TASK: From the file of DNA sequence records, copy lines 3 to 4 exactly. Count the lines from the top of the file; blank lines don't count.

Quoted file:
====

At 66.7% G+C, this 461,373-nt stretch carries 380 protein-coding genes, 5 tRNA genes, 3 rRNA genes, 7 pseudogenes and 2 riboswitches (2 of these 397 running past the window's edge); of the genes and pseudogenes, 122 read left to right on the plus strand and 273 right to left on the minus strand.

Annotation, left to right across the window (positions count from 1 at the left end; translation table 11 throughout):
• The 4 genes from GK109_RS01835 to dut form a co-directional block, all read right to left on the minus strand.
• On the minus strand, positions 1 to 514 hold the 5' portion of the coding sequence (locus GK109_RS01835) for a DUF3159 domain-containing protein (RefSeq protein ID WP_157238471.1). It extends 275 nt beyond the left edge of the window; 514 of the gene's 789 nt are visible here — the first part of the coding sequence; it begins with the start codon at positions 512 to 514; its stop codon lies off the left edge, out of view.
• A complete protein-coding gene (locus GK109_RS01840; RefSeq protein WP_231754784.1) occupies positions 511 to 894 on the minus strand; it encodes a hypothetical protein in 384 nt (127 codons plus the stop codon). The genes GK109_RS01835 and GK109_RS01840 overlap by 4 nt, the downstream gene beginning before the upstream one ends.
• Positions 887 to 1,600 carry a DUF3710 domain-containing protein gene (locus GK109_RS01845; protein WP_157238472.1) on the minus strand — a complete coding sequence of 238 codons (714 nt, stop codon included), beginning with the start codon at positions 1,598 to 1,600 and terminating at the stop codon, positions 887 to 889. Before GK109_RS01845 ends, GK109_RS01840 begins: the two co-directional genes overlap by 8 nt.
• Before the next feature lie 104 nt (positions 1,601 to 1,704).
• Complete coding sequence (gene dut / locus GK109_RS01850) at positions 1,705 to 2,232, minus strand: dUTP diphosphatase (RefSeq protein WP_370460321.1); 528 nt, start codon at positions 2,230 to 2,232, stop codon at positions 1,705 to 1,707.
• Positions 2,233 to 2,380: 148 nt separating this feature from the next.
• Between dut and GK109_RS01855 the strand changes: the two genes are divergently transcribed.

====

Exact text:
• The 4 genes from GK109_RS01835 to dut form a co-directional block, all read right to left on the minus strand.
• On the minus strand, positions 1 to 514 hold the 5' portion of the coding sequence (locus GK109_RS01835) for a DUF3159 domain-containing protein (RefSeq protein ID WP_157238471.1). It extends 275 nt beyond the left edge of the window; 514 of the gene's 789 nt are visible here — the first part of the coding sequence; it begins with the start codon at positions 512 to 514; its stop codon lies off the left edge, out of view.